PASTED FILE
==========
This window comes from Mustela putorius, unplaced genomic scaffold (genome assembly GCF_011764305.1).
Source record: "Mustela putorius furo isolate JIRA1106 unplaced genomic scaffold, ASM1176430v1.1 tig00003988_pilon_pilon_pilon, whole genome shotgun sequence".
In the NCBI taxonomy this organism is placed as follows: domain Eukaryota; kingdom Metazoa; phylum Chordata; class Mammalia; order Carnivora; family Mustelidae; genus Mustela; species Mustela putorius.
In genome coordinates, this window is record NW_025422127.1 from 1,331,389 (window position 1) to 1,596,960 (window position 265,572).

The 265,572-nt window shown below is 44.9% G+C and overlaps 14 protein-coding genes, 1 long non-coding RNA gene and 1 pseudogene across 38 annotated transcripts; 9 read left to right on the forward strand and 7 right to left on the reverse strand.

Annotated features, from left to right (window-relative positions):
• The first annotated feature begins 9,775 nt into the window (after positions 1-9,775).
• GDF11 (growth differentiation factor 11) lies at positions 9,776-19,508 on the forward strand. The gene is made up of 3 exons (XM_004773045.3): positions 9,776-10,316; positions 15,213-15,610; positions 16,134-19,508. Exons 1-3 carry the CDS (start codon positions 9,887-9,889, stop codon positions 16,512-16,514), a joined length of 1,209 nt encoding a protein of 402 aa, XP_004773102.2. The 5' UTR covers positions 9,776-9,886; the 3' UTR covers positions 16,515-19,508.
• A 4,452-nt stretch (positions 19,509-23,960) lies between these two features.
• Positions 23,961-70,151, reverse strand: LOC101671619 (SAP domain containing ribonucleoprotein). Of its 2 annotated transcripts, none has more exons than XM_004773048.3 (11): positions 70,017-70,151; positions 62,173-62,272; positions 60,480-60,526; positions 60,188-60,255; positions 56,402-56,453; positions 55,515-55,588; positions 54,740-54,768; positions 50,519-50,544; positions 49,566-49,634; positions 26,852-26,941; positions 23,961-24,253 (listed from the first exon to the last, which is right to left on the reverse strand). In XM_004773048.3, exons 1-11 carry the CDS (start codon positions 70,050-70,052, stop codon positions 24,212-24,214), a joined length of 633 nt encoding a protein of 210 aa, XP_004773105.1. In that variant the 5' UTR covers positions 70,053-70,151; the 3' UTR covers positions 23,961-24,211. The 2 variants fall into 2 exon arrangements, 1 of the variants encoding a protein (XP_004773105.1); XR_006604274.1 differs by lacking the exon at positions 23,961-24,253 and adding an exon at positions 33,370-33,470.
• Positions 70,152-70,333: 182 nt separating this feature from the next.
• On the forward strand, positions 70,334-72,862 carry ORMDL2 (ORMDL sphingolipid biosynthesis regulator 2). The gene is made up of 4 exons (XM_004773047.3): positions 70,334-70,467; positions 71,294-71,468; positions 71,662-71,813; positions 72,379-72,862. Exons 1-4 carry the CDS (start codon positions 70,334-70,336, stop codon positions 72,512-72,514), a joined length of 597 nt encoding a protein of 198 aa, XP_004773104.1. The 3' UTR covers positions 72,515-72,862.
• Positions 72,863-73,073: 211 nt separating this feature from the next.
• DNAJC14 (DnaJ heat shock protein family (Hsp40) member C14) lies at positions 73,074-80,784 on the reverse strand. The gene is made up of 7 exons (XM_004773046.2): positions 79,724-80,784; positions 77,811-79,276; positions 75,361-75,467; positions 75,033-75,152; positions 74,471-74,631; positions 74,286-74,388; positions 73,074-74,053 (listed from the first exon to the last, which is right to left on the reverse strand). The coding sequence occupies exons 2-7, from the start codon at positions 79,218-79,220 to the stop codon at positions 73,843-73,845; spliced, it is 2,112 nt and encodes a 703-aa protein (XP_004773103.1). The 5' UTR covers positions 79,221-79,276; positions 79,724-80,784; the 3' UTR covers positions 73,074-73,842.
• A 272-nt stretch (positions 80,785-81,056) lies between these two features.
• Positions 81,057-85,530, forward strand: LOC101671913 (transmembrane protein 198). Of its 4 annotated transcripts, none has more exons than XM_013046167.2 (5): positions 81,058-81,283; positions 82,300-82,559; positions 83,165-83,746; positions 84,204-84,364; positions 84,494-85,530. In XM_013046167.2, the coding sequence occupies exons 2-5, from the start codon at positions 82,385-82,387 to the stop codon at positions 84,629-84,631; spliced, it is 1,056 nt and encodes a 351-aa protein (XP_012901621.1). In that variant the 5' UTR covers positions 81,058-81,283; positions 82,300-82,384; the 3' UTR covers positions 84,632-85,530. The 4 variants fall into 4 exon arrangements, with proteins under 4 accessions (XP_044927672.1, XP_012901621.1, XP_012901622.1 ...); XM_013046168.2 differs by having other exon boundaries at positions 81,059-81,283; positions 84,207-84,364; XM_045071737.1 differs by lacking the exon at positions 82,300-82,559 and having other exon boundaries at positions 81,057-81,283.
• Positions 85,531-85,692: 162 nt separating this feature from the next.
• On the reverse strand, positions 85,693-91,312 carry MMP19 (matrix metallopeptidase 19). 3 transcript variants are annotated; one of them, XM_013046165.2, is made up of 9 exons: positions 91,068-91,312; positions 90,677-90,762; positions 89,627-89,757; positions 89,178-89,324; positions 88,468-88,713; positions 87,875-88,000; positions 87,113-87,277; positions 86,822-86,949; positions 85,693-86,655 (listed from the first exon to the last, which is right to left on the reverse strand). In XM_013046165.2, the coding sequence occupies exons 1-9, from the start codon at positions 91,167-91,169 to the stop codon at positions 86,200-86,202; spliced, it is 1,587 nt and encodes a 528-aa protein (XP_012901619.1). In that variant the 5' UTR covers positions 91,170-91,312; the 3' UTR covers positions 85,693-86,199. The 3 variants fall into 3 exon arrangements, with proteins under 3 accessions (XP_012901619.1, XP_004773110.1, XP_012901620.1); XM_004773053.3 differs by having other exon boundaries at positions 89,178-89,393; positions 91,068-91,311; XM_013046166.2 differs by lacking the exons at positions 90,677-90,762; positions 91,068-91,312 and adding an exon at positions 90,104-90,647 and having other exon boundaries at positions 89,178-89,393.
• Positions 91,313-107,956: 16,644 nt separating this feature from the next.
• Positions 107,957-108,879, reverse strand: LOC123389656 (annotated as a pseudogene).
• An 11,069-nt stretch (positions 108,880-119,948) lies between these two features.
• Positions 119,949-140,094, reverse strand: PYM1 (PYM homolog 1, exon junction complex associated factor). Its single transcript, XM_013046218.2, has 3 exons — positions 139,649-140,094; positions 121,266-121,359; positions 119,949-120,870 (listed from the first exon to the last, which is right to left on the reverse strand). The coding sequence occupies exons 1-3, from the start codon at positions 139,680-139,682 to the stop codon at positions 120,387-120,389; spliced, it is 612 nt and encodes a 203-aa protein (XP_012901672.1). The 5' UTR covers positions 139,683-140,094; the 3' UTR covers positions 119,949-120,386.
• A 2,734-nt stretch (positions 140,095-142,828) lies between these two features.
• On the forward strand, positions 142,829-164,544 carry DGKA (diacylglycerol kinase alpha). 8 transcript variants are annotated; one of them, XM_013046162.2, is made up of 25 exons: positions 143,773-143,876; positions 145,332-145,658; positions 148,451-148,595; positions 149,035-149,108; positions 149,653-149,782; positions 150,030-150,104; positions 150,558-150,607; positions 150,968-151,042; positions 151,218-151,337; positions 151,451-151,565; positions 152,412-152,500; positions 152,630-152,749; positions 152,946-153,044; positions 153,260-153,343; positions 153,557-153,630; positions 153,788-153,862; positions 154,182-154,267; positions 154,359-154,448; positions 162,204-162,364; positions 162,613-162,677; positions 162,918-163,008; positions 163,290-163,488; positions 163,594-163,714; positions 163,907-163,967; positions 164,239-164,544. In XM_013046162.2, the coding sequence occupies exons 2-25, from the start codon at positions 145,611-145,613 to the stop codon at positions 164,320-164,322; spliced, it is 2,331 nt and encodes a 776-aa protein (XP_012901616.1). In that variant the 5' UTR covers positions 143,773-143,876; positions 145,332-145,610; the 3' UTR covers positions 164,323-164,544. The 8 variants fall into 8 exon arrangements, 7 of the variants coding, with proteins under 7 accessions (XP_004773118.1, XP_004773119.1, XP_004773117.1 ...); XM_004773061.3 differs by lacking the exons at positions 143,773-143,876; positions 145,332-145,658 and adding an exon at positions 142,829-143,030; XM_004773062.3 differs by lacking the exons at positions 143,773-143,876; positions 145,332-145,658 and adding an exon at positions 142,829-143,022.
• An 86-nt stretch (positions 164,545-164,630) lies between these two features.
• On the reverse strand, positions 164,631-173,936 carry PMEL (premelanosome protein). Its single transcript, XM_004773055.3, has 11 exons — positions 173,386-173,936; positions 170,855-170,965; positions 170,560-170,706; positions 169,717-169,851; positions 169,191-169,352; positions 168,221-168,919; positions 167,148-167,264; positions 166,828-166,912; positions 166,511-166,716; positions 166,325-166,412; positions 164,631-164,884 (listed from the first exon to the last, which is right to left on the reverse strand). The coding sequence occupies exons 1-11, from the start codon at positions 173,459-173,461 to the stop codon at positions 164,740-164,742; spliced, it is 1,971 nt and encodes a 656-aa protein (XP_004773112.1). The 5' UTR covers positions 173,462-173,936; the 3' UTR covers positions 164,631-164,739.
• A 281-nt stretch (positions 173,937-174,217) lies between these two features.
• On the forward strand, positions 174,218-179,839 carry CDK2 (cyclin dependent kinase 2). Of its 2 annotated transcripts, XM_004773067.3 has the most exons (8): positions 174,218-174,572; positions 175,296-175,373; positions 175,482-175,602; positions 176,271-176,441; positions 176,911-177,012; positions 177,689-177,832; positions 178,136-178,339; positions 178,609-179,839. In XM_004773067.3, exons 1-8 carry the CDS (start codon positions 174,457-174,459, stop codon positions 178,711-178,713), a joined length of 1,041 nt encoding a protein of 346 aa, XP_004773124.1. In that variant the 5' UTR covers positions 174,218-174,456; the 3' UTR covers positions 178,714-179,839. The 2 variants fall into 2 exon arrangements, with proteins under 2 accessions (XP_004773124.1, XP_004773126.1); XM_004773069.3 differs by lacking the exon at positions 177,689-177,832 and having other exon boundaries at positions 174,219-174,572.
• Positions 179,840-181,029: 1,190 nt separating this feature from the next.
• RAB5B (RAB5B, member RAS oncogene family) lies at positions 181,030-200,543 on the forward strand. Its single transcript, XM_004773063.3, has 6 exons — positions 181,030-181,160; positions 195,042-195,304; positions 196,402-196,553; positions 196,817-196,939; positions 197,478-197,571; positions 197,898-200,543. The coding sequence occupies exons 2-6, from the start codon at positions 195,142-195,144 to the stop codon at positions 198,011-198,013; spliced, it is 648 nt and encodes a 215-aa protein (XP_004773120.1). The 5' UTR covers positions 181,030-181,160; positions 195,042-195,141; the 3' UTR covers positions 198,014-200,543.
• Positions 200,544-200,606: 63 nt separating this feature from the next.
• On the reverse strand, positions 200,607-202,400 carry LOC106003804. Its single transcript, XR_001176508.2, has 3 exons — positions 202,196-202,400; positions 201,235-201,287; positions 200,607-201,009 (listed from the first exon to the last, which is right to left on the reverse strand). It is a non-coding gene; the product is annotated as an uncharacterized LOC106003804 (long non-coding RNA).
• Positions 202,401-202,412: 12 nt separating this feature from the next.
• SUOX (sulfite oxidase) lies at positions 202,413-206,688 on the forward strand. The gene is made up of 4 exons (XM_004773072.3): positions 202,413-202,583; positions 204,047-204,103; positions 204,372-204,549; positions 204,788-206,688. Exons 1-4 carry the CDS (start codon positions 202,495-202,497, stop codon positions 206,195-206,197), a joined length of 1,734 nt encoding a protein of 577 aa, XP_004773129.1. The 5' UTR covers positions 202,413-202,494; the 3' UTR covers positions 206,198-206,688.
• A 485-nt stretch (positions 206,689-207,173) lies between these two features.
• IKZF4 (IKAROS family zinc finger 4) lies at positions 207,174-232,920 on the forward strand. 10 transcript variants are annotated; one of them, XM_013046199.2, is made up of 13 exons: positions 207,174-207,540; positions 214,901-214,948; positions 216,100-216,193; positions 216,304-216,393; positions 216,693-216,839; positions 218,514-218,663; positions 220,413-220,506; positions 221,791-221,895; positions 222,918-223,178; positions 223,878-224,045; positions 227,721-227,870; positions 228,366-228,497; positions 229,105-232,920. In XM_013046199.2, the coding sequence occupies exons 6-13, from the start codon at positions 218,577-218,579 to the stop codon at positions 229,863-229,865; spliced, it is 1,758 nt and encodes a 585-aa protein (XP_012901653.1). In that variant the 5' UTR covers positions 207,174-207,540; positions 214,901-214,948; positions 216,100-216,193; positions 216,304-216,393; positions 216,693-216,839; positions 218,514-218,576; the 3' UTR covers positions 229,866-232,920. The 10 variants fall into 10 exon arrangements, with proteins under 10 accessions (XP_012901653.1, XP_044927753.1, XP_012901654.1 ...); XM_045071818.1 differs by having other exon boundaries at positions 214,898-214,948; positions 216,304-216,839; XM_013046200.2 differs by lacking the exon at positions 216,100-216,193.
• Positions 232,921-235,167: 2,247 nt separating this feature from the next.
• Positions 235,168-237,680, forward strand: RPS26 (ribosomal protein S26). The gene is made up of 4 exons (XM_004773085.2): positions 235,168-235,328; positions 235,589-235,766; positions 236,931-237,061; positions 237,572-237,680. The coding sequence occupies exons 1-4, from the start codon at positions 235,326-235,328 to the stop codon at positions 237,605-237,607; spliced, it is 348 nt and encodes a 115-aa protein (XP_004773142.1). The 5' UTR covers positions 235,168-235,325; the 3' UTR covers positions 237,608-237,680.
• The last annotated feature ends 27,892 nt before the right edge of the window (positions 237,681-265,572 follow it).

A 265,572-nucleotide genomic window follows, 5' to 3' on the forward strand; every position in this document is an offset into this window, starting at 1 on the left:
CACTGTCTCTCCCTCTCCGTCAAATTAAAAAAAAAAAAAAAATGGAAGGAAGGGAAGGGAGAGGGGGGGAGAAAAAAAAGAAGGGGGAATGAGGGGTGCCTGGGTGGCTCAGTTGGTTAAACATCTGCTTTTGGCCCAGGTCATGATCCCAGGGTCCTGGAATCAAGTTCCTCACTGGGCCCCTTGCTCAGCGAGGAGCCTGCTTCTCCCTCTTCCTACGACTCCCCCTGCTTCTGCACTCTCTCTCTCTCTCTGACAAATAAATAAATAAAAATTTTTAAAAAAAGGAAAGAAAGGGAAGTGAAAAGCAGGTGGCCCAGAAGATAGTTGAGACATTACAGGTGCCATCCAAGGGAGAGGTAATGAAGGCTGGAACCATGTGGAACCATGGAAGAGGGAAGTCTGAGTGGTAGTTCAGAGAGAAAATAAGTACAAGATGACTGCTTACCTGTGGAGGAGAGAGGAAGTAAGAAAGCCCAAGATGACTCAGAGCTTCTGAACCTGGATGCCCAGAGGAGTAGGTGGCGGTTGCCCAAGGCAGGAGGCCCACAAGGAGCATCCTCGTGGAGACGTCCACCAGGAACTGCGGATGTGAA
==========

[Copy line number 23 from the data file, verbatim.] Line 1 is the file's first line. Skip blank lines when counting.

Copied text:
• A 2,734-nt stretch (positions 140,095-142,828) lies between these two features.